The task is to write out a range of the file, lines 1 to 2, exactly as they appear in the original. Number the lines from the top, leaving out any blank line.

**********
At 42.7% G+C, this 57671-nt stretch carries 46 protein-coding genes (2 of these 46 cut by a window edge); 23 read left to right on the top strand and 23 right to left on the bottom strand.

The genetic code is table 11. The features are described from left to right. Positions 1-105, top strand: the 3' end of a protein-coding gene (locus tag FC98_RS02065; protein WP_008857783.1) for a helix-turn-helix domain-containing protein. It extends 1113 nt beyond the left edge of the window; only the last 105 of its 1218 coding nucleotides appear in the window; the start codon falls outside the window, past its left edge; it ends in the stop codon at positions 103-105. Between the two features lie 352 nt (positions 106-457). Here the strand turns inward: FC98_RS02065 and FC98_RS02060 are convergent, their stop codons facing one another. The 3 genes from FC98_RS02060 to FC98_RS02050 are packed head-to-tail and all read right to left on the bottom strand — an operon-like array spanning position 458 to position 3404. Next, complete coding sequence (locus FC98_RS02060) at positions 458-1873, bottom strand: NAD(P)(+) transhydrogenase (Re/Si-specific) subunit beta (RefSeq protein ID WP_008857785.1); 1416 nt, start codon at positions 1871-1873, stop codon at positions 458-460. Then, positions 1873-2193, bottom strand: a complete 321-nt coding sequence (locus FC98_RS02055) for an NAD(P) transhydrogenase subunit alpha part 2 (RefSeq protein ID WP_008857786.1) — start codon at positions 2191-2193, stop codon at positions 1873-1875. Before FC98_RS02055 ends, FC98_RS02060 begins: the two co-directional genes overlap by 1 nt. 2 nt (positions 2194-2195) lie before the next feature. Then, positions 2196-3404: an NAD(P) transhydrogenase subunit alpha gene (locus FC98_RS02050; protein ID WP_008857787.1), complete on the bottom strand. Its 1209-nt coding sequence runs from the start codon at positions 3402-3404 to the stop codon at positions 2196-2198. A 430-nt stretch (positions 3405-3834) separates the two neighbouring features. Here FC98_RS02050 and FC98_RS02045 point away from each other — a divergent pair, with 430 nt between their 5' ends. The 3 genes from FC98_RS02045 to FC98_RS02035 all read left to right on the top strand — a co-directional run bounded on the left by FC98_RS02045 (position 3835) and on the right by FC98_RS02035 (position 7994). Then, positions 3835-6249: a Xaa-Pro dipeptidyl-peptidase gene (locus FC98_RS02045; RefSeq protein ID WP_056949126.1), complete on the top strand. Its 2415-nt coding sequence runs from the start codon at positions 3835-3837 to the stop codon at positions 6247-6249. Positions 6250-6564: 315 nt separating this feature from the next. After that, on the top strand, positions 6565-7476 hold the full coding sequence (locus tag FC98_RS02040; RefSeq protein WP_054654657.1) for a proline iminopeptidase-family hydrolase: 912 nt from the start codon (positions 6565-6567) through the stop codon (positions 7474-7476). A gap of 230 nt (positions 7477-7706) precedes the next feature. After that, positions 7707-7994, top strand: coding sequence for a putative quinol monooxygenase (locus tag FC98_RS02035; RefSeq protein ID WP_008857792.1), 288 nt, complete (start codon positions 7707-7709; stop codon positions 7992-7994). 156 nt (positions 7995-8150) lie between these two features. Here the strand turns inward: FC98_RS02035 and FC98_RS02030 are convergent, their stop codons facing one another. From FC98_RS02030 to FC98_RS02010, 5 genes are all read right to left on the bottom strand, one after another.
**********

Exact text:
At 42.7% G+C, this 57671-nt stretch carries 46 protein-coding genes (2 of these 46 cut by a window edge); 23 read left to right on the top strand and 23 right to left on the bottom strand.

The genetic code is table 11. The features are described from left to right. Positions 1-105, top strand: the 3' end of a protein-coding gene (locus tag FC98_RS02065; protein WP_008857783.1) for a helix-turn-helix domain-containing protein. It extends 1113 nt beyond the left edge of the window; only the last 105 of its 1218 coding nucleotides appear in the window; the start codon falls outside the window, past its left edge; it ends in the stop codon at positions 103-105. Between the two features lie 352 nt (positions 106-457). Here the strand turns inward: FC98_RS02065 and FC98_RS02060 are convergent, their stop codons facing one another. The 3 genes from FC98_RS02060 to FC98_RS02050 are packed head-to-tail and all read right to left on the bottom strand — an operon-like array spanning position 458 to position 3404. Next, complete coding sequence (locus FC98_RS02060) at positions 458-1873, bottom strand: NAD(P)(+) transhydrogenase (Re/Si-specific) subunit beta (RefSeq protein ID WP_008857785.1); 1416 nt, start codon at positions 1871-1873, stop codon at positions 458-460. Then, positions 1873-2193, bottom strand: a complete 321-nt coding sequence (locus FC98_RS02055) for an NAD(P) transhydrogenase subunit alpha part 2 (RefSeq protein ID WP_008857786.1) — start codon at positions 2191-2193, stop codon at positions 1873-1875. Before FC98_RS02055 ends, FC98_RS02060 begins: the two co-directional genes overlap by 1 nt. 2 nt (positions 2194-2195) lie before the next feature. Then, positions 2196-3404: an NAD(P) transhydrogenase subunit alpha gene (locus FC98_RS02050; protein ID WP_008857787.1), complete on the bottom strand. Its 1209-nt coding sequence runs from the start codon at positions 3402-3404 to the stop codon at positions 2196-2198. A 430-nt stretch (positions 3405-3834) separates the two neighbouring features. Here FC98_RS02050 and FC98_RS02045 point away from each other — a divergent pair, with 430 nt between their 5' ends. The 3 genes from FC98_RS02045 to FC98_RS02035 all read left to right on the top strand — a co-directional run bounded on the left by FC98_RS02045 (position 3835) and on the right by FC98_RS02035 (position 7994). Then, positions 3835-6249: a Xaa-Pro dipeptidyl-peptidase gene (locus FC98_RS02045; RefSeq protein ID WP_056949126.1), complete on the top strand. Its 2415-nt coding sequence runs from the start codon at positions 3835-3837 to the stop codon at positions 6247-6249. Positions 6250-6564: 315 nt separating this feature from the next. After that, on the top strand, positions 6565-7476 hold the full coding sequence (locus tag FC98_RS02040; RefSeq protein WP_054654657.1) for a proline iminopeptidase-family hydrolase: 912 nt from the start codon (positions 6565-6567) through the stop codon (positions 7474-7476). A gap of 230 nt (positions 7477-7706) precedes the next feature. After that, positions 7707-7994, top strand: coding sequence for a putative quinol monooxygenase (locus tag FC98_RS02035; RefSeq protein ID WP_008857792.1), 288 nt, complete (start codon positions 7707-7709; stop codon positions 7992-7994). 156 nt (positions 7995-8150) lie between these two features. Here the strand turns inward: FC98_RS02035 and FC98_RS02030 are convergent, their stop codons facing one another. From FC98_RS02030 to FC98_RS02010, 5 genes are all read right to left on the bottom strand, one after another.